2017-12-27 / Front Page

Judge: Queens Cop Killer Is ‘Gonna Die In Prison’

By Liz Goff
Queens cop killer Demetrius Blackwell got one of those Christmas gifts that keep on giving last week – life in prison without the possibility of parole for the May 2015 murder of Detective Brian Moore.

It took a Queens jury only five hours in November to find Blackwell, 37, guilty of first-degree murder.

Blackwell’s attorney, David Bart, pleaded with Queens Supreme Court Justice Gregory Lasak for leniency for his client, saying Blackwell has a “compromised brain.”

“Mr. Blackwell, you’re nothing but a coward,” Lasak said at the sentencing on December 19. “You’re a cold, calculated killer.”

Lasak then handed down the life sentence to Blackwell, who maintained an icy demeanor throughout the proceedings. You realize what you did. You killed a man for no reason.

“Let me make this clear for your compromised brain,” Lasak said. “It means you’re gonna die in prison. You will never again breathe air beyond the steel and concrete of a New York State prison.”

Blackwell tilted his head toward Lasak and showed no emotion other than a slight smirk across his face.

“Get his smirking face out of my courtroom and out of this courthouse,” Lasak said, just before Blackwell disappeared through a side door.

Dozens of police officers, most from the 105th Precinct, filled the courtroom for the sentencing. Dozens more officers filled a hallway outside the courtroom. “We’re here to support Brian’s family,” a patrol cop said. “We couldn’t get inside, but we want to be here to honor Brian’s life and to applaud the words that will, hopefully, bury his killer in some pit of a prison for the rest of his life.”

The jury also convicted Blackwell of attempted murder for firing his weapon at Jansen. He was sentenced to a second life sentence for that crime.

“The sentence imposed today on Demetrius Blackwell for the deliberate murder of New York City Police Officer Brian Moore and the attempted murder of Officer Erik Jansen…is more than appropriate,” Queens District Attorney Richard Brown said.

“It goes without question that the defendant’s actions were a direct attack on our society and the law, and soberly reminds us of the unseen dangers that our police officers face each day – and the ultimate sacrifice they may be called upon to make – as they carry out their sworn duty to protect and serve our communities,” Brown said.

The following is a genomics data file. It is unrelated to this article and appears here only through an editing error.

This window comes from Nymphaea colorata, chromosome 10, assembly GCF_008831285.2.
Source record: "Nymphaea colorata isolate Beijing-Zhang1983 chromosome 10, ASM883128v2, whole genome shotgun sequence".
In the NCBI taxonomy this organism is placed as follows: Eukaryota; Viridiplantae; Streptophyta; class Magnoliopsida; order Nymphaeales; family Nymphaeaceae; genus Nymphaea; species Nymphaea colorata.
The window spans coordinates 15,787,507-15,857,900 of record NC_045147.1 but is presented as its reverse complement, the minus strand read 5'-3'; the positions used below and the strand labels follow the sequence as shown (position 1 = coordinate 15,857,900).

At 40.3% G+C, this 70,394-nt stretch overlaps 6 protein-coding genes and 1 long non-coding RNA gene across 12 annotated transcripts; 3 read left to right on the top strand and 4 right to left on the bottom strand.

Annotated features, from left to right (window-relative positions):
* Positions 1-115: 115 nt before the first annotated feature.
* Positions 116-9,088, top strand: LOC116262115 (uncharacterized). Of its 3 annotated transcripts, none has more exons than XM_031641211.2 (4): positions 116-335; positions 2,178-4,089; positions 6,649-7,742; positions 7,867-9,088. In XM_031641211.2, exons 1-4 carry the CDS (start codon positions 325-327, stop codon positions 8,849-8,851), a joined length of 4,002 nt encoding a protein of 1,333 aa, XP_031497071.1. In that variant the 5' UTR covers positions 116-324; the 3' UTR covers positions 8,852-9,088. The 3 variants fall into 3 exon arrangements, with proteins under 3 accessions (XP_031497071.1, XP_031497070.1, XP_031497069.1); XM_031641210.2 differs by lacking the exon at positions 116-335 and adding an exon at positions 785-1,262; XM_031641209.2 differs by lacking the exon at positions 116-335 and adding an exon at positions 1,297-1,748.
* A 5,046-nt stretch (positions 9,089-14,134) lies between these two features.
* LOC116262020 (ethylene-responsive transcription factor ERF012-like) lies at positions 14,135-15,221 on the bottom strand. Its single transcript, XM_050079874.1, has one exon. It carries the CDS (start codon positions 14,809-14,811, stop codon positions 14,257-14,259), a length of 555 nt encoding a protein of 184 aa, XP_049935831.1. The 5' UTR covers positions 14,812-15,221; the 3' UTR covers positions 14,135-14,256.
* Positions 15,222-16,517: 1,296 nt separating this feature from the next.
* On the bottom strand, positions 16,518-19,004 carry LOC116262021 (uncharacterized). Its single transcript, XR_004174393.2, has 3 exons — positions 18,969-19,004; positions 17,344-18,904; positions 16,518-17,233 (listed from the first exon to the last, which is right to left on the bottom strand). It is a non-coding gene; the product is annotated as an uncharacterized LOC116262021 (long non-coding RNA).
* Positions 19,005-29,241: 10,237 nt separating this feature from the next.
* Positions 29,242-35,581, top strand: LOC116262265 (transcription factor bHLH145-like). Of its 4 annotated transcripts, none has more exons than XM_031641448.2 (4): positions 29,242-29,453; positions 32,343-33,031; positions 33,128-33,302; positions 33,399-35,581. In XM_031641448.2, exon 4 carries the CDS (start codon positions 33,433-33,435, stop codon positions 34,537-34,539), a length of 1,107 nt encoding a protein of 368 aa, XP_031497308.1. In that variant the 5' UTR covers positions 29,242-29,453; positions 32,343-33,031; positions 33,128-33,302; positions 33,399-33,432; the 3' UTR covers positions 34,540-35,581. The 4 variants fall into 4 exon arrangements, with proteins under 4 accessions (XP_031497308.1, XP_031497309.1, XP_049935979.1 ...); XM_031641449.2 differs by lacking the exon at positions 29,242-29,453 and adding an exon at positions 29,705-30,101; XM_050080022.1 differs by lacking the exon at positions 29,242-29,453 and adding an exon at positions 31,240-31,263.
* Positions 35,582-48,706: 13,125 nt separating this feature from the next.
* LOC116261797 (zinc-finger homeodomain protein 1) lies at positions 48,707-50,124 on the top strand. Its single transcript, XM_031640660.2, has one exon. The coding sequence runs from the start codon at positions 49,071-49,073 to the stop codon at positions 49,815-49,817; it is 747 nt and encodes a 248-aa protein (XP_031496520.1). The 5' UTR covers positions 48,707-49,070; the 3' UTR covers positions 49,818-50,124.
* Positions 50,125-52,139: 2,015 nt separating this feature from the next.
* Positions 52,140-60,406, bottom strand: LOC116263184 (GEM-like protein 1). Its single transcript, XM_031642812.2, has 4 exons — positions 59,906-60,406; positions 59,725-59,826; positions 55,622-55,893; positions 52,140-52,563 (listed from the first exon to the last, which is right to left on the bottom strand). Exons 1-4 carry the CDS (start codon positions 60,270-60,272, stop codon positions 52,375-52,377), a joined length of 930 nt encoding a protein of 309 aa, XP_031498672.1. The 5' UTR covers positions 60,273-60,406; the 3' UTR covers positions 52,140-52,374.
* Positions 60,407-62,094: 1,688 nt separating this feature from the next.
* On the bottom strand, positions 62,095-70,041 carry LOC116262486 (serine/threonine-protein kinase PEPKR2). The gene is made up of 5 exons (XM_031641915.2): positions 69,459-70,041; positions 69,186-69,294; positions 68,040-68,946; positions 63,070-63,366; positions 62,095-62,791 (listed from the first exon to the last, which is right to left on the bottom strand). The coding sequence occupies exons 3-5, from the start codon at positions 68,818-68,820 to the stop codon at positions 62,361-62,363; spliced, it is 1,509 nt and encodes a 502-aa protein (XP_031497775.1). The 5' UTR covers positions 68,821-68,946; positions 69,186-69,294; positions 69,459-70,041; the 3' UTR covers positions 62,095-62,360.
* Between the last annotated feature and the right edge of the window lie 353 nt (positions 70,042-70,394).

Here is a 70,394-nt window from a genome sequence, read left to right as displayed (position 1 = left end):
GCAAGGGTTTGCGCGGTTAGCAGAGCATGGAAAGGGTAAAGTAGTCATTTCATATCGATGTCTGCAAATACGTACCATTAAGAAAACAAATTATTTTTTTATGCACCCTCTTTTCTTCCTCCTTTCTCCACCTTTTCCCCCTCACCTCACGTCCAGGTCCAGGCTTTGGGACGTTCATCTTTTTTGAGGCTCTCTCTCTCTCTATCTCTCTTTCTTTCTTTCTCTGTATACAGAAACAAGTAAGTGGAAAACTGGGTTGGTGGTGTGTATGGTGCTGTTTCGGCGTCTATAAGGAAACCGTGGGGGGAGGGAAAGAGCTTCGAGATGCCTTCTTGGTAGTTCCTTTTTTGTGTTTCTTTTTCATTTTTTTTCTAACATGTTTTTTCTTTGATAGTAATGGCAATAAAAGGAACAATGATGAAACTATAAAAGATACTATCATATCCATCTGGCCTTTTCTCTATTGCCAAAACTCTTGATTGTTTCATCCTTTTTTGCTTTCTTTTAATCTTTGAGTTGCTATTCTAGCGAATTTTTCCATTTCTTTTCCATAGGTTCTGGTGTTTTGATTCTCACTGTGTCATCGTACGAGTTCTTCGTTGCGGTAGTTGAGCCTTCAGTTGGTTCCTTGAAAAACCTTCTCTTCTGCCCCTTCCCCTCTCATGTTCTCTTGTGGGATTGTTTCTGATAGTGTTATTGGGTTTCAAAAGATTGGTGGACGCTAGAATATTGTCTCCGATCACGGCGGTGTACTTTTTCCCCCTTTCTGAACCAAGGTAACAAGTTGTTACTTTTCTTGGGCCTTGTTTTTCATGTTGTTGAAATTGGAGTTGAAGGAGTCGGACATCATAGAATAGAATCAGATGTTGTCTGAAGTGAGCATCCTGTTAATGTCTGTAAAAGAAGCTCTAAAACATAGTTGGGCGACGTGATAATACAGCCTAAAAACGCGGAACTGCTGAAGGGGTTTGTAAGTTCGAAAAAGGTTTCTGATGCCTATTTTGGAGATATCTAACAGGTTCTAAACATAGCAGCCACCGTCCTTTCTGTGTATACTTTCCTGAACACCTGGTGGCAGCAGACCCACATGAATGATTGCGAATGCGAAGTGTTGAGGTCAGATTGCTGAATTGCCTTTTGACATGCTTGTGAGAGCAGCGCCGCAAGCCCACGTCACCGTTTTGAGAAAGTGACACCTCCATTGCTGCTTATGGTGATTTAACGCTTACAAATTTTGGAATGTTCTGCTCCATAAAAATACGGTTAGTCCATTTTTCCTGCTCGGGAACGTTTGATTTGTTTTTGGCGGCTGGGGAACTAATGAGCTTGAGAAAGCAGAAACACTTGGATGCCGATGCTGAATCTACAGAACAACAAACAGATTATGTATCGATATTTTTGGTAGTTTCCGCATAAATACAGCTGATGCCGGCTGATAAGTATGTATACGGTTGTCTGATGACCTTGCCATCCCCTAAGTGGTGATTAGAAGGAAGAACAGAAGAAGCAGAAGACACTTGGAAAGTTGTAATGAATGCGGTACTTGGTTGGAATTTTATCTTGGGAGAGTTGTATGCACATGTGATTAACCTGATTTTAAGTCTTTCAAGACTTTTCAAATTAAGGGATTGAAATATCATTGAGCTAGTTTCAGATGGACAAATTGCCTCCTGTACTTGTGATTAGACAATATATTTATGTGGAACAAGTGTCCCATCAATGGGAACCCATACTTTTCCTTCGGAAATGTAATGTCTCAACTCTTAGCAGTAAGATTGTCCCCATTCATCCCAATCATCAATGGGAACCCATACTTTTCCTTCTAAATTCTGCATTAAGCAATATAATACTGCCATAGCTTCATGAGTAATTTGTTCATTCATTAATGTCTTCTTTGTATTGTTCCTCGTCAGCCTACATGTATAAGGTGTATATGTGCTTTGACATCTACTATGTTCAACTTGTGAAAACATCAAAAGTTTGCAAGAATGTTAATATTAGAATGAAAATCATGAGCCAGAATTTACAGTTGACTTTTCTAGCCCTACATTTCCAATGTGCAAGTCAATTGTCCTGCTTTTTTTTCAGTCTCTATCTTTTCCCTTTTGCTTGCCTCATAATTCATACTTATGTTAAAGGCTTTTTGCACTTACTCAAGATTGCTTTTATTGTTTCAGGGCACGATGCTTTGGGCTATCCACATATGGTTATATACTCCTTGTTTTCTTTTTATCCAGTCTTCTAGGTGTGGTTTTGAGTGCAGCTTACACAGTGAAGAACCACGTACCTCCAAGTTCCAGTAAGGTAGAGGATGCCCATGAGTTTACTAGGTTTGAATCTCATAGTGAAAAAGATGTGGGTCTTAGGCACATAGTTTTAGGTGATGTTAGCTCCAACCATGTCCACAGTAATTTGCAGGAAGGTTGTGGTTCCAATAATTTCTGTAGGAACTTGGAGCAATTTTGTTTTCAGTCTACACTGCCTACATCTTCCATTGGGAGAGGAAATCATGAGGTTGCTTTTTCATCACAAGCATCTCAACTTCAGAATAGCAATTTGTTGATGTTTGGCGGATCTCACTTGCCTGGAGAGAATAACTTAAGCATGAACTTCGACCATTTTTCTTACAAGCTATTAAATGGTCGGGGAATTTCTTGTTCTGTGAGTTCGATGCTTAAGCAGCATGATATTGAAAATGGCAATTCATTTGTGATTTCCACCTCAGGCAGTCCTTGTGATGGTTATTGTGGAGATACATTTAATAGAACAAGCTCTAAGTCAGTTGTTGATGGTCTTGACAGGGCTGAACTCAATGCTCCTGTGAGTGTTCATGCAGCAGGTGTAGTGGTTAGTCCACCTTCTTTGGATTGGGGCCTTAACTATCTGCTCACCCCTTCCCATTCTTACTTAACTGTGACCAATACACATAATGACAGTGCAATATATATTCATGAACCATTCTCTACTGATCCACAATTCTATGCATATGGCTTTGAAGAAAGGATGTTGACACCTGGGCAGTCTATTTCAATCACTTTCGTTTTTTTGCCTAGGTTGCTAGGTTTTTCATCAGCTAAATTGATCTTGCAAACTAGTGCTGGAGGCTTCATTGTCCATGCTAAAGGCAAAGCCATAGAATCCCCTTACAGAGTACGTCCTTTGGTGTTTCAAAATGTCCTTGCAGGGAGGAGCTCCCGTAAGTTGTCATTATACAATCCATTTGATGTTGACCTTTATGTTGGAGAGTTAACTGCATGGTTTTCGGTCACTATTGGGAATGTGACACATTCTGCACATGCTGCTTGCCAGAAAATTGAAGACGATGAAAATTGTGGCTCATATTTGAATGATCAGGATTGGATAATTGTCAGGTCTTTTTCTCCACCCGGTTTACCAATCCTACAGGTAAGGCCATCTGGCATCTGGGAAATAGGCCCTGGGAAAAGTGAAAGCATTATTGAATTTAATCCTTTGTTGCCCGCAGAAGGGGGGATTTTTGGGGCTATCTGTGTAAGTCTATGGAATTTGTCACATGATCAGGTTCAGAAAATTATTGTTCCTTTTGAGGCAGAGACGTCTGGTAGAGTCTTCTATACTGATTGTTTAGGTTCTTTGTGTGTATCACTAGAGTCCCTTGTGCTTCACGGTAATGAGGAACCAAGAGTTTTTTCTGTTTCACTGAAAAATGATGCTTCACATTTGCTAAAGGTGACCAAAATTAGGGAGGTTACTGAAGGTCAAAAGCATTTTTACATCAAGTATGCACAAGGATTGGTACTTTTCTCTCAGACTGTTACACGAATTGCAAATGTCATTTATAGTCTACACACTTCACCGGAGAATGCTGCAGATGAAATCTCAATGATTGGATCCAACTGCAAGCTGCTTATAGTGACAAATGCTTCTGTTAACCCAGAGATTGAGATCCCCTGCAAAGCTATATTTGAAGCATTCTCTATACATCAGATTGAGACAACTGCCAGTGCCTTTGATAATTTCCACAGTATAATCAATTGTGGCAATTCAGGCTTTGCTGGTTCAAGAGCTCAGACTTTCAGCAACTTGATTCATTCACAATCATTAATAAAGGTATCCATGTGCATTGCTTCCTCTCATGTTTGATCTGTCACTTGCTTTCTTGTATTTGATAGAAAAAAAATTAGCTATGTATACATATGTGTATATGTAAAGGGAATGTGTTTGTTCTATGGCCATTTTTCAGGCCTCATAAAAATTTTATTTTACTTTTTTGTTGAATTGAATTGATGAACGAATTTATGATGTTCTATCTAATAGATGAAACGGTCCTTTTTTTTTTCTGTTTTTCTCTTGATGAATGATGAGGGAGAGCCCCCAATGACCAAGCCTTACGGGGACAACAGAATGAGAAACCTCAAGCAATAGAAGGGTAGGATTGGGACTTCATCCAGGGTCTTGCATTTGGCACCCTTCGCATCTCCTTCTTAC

“Justly, the person responsible for causing so much pain and suffering must be punished for his criminal actions for the greater good and protection of society,” Brown said. “Today, I am confident that the ends of justice have been served.”

During the three-week trial, Jansen testified that he and Moore were riding in an unmarked police cruiser on May 2, 2015 when they spotted Blackwell crossing a street in Queens Village, appearing to conceal something in his waistband.

Jansen said he and Moore slowly followed Blackwell for a few moments before they pulled up to question him at 104th Road and 212th Place.

Moore called out to Blackwell, asking if he was concealing a gun, Jansen testified. Blackwell said, “Yeah, I got something, and turned right toward the car and shot Brian,” Jansen testified. Blackwell then fired two rounds at Jansen as he leaned over his fatally wounded partner, prosecutors said.

Blackwell ran from the scene, ditched the gun and changed his clothes in a nearby backyard, prosecutors said. Police tracked down Blackwell and arrested him a short while later. Detectives linked Blackwell to the murder by DNA on unspent rounds in the murder weapon.

Moore, 25, died two days later at Jamaica Hospital Center. The young cop had amassed 150 arrests and received numerous awards for his service in an elite anti crime unit out of the 105th Precinct, where he patrolled in plainclothes, keeping an eye on known ex-convicts and suspicious, criminal activity. Then-police commissioner Bill Bratton posthumously promoted Moore to the rank of Detective.

Moore’s mother, Irene Moore, spoke to the court prior to the sentencing remembering how she fell to her knees when she got the call that her only son had been shot in the head.

Irene Moore said her life was “forever changed, forever turned upside down” by her son’s death. “My bond, my son was abruptly severed from me,” she said in her sentencing impact statement. “This is my life sentence without the chance of parole,” she said. “For me, there is no moving on.”

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